It’s a bit of a spoiler – and quite a coup for the film-makers – but by now you’ve likely read about former mayor of New York Rudolph Giuliani’s appearance in this long-awaited Borat sequel.
It’s a cameo that is undignified as it is unplanned, one in which Donald Trump’s personal attorney is seen lying on a bed and reaching into his trousers in the presence of Maria Bakalova, the 24-year-old Bulgarian actor who plays Tutar, Borat’s 15-year-old daughter.
Before his little lie-down, Guiliani has, on camera, spouted full-on bat-eating conspiracy theories regarding Covid-19: “Trump,” he says, has “saved a million lives because he acted swiftly.”
This is but one of several gruesome tasks that fall to the brilliant, daring Bakalova during – to use its full title – Borat Subsequent Moviefilm: Delivery of Prodigious Bribe to American Regime for Make Benefit Once Glorious Nation of Kazakhstan.
As Sacha Baron Cohen’s must-loved satirical creation arrives in the US for a second round of skewering, he finds a country changed by strongman Donald Trump, whom the fictional Borat has been sent to woo.
He is also easily recognised after the success of 2006’s Borat. A roadside Halloween store even stocks a “foreign journalist” Borat costume. Using alternative disguises and forming a pleasing double act with Bakalova, the post-Soviet stereotype acquires a mobile phone and a daughter cage, loses a monkey (Kazakhstan’s Minister for Culture), and leads a open-air gathering in a chorus of: “Obama – What you going to do? – Inject him with the Wuhan flu? Who wants to chop him up like the Saudis do?”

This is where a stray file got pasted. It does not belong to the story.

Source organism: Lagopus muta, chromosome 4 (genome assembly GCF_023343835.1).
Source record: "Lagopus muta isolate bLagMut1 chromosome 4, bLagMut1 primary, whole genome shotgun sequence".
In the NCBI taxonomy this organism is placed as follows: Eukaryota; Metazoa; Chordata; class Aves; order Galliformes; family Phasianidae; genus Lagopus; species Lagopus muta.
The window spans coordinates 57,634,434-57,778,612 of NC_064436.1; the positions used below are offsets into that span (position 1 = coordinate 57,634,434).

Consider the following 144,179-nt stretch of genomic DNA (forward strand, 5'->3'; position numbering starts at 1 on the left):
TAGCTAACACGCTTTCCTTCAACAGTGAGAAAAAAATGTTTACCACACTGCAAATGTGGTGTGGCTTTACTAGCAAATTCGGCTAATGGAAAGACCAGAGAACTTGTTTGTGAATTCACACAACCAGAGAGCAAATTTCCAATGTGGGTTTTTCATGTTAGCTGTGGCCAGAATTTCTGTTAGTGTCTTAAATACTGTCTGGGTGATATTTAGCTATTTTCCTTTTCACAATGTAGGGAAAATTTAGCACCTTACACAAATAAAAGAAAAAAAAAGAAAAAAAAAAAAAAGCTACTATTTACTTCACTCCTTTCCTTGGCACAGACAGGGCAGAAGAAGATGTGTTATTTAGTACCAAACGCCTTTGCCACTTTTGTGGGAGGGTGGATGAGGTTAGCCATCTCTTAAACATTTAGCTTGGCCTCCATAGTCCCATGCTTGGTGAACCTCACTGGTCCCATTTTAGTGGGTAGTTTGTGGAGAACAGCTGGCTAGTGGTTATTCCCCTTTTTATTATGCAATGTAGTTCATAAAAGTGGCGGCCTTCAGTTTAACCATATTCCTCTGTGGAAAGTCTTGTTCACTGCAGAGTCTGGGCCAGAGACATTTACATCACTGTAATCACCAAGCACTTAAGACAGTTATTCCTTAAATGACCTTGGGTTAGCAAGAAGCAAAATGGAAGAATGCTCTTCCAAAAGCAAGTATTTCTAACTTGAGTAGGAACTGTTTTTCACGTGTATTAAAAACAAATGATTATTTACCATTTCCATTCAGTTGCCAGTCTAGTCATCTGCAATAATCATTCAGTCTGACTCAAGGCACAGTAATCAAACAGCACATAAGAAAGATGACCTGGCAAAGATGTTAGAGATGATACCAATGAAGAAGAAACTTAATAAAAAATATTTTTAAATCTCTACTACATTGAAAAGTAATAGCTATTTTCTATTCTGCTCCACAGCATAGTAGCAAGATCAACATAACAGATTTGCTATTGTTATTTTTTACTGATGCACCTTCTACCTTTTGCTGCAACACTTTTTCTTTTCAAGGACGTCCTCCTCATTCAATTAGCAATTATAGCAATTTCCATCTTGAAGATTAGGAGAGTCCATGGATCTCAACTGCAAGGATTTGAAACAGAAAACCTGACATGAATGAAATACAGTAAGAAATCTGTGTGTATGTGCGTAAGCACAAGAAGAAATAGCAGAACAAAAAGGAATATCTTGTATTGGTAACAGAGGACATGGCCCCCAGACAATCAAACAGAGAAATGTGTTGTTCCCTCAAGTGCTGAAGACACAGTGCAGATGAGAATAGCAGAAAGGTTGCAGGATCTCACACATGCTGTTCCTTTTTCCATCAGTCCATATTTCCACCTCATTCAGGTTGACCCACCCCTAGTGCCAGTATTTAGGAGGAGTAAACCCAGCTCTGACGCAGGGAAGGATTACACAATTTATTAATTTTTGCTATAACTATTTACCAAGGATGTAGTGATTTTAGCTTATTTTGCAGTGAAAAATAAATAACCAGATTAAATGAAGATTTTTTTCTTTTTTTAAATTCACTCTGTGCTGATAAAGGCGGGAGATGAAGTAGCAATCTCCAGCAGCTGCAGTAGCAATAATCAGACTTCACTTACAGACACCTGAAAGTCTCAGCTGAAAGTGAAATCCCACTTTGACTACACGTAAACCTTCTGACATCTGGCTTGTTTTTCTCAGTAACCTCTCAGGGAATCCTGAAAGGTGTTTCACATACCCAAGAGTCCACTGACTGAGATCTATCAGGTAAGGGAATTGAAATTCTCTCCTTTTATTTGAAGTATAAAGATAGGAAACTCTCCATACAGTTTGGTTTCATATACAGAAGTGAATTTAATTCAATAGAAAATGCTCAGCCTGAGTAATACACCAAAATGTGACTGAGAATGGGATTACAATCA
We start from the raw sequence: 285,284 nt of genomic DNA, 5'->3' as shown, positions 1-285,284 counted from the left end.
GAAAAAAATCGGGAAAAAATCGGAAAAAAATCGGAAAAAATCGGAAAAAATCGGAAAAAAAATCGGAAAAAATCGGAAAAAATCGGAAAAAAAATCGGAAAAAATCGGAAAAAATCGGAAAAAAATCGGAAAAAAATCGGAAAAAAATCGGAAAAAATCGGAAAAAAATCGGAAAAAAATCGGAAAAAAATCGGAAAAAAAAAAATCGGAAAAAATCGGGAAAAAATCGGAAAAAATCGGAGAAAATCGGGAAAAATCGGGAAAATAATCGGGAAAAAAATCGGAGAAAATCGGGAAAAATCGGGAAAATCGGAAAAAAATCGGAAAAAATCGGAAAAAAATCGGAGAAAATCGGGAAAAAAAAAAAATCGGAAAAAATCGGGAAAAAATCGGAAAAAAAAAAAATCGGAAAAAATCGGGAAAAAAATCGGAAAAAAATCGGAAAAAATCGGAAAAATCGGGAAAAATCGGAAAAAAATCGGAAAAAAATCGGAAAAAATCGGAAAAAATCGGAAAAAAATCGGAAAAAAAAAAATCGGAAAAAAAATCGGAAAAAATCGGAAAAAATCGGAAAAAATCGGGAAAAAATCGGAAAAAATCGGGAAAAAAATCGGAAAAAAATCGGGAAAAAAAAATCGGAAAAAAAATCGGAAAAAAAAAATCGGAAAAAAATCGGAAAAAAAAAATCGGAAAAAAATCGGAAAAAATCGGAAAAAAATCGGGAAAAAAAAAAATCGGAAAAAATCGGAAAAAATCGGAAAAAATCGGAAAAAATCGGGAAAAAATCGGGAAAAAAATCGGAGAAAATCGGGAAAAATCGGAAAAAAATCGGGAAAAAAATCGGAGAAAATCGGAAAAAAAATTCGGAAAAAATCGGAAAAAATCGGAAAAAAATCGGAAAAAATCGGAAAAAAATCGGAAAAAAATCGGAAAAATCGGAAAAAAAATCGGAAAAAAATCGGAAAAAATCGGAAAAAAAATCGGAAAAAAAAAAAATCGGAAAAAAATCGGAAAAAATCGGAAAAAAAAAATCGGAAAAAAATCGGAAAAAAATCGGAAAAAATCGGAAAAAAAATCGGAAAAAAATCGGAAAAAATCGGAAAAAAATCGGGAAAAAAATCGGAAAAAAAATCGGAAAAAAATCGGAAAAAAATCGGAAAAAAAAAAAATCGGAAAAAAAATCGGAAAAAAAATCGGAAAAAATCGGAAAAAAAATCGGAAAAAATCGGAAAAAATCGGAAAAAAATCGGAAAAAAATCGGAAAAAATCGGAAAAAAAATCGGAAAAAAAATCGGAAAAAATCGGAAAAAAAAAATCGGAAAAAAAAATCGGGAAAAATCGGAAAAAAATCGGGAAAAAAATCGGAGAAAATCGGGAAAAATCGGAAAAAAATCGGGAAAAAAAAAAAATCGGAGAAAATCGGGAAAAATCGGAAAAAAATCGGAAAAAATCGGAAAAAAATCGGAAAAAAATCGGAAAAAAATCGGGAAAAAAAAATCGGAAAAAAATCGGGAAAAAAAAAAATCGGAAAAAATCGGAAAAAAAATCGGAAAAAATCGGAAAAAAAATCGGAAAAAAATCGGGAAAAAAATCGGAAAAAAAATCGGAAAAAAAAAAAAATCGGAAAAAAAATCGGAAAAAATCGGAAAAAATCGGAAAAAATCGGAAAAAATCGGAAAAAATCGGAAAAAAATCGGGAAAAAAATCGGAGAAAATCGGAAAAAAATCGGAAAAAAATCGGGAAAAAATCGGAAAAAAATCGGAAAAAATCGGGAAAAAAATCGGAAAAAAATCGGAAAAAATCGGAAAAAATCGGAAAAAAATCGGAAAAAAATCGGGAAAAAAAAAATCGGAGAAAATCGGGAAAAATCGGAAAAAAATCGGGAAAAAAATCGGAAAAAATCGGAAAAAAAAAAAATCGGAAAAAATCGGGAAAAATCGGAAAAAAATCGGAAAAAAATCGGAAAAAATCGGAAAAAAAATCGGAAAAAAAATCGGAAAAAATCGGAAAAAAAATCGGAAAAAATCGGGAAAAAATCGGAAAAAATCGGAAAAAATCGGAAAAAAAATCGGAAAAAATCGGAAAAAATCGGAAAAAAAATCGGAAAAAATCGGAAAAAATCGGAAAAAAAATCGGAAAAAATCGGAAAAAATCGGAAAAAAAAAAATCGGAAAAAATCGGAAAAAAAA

Mostly, he’s concerned with following the Ministry for Agriculture and Wildlife’s Daughter Owning Manual. Tutar, who idolises Melania Trump, “the happiest wife in the world” is supposed to be a gift for “Vice Pussy Grabber Michael Pence”, but somewhere along the way, the goalposts shift and the movie assumes a conventional shape around its candid-camera high jinx.
The aim, and often the targets, are scattershot. Anti-vaxxers, anti-Semitism, Holocaust denial, and Trump supporters variously find themselves in the firing line. The song remains the same in terms of Baron Cohen’s punking methodology.
The transgressive humour that made the first film a $262.6 million-grossing hit may no longer be novel, but it is crudely effective. Borat and Tutar’s appearance at a grotesque daddy-daughter debutante ball is best watched between your fingers. A visit to a Christian “women’s health centre”, ends with a pastor shouting that “God is the one who creates life” when Borat suggests he has impregnated his own daughter.
Sacha Baron Cohen remains a satirical force to be reckoned with. Just ask Rudy Giuliani.